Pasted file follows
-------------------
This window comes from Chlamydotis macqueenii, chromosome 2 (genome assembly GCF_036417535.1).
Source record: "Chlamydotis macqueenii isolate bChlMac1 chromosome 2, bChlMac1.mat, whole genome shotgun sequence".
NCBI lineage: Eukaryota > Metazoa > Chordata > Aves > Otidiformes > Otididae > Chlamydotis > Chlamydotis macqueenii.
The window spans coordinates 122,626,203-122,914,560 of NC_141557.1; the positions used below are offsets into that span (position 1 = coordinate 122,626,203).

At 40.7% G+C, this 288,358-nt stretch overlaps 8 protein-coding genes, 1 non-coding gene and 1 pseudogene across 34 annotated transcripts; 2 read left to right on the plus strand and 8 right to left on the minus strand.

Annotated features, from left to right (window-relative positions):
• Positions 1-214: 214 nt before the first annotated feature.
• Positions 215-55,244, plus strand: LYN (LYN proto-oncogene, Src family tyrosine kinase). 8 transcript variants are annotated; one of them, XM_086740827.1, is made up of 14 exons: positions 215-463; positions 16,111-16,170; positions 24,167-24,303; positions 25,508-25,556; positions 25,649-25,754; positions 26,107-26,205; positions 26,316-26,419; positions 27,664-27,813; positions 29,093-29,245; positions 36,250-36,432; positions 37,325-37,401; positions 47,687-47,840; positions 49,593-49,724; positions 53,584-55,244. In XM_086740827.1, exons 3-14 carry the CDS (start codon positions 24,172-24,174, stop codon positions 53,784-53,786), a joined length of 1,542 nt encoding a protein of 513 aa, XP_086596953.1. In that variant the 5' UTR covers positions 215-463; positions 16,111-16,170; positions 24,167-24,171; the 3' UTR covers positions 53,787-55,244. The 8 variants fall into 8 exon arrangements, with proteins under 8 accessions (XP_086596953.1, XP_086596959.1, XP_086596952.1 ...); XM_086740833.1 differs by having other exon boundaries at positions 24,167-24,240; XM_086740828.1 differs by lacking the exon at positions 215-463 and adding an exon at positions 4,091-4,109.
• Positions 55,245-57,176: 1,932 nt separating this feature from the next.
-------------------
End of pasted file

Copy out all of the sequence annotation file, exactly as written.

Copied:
This window comes from Chlamydotis macqueenii, chromosome 2 (genome assembly GCF_036417535.1).
Source record: "Chlamydotis macqueenii isolate bChlMac1 chromosome 2, bChlMac1.mat, whole genome shotgun sequence".
NCBI lineage: Eukaryota > Metazoa > Chordata > Aves > Otidiformes > Otididae > Chlamydotis > Chlamydotis macqueenii.
The window spans coordinates 122,626,203-122,914,560 of NC_141557.1; the positions used below are offsets into that span (position 1 = coordinate 122,626,203).

At 40.7% G+C, this 288,358-nt stretch overlaps 8 protein-coding genes, 1 non-coding gene and 1 pseudogene across 34 annotated transcripts; 2 read left to right on the plus strand and 8 right to left on the minus strand.

Annotated features, from left to right (window-relative positions):
• Positions 1-214: 214 nt before the first annotated feature.
• Positions 215-55,244, plus strand: LYN (LYN proto-oncogene, Src family tyrosine kinase). 8 transcript variants are annotated; one of them, XM_086740827.1, is made up of 14 exons: positions 215-463; positions 16,111-16,170; positions 24,167-24,303; positions 25,508-25,556; positions 25,649-25,754; positions 26,107-26,205; positions 26,316-26,419; positions 27,664-27,813; positions 29,093-29,245; positions 36,250-36,432; positions 37,325-37,401; positions 47,687-47,840; positions 49,593-49,724; positions 53,584-55,244. In XM_086740827.1, exons 3-14 carry the CDS (start codon positions 24,172-24,174, stop codon positions 53,784-53,786), a joined length of 1,542 nt encoding a protein of 513 aa, XP_086596953.1. In that variant the 5' UTR covers positions 215-463; positions 16,111-16,170; positions 24,167-24,171; the 3' UTR covers positions 53,787-55,244. The 8 variants fall into 8 exon arrangements, with proteins under 8 accessions (XP_086596953.1, XP_086596959.1, XP_086596952.1 ...); XM_086740833.1 differs by having other exon boundaries at positions 24,167-24,240; XM_086740828.1 differs by lacking the exon at positions 215-463 and adding an exon at positions 4,091-4,109.
• Positions 55,245-57,176: 1,932 nt separating this feature from the next.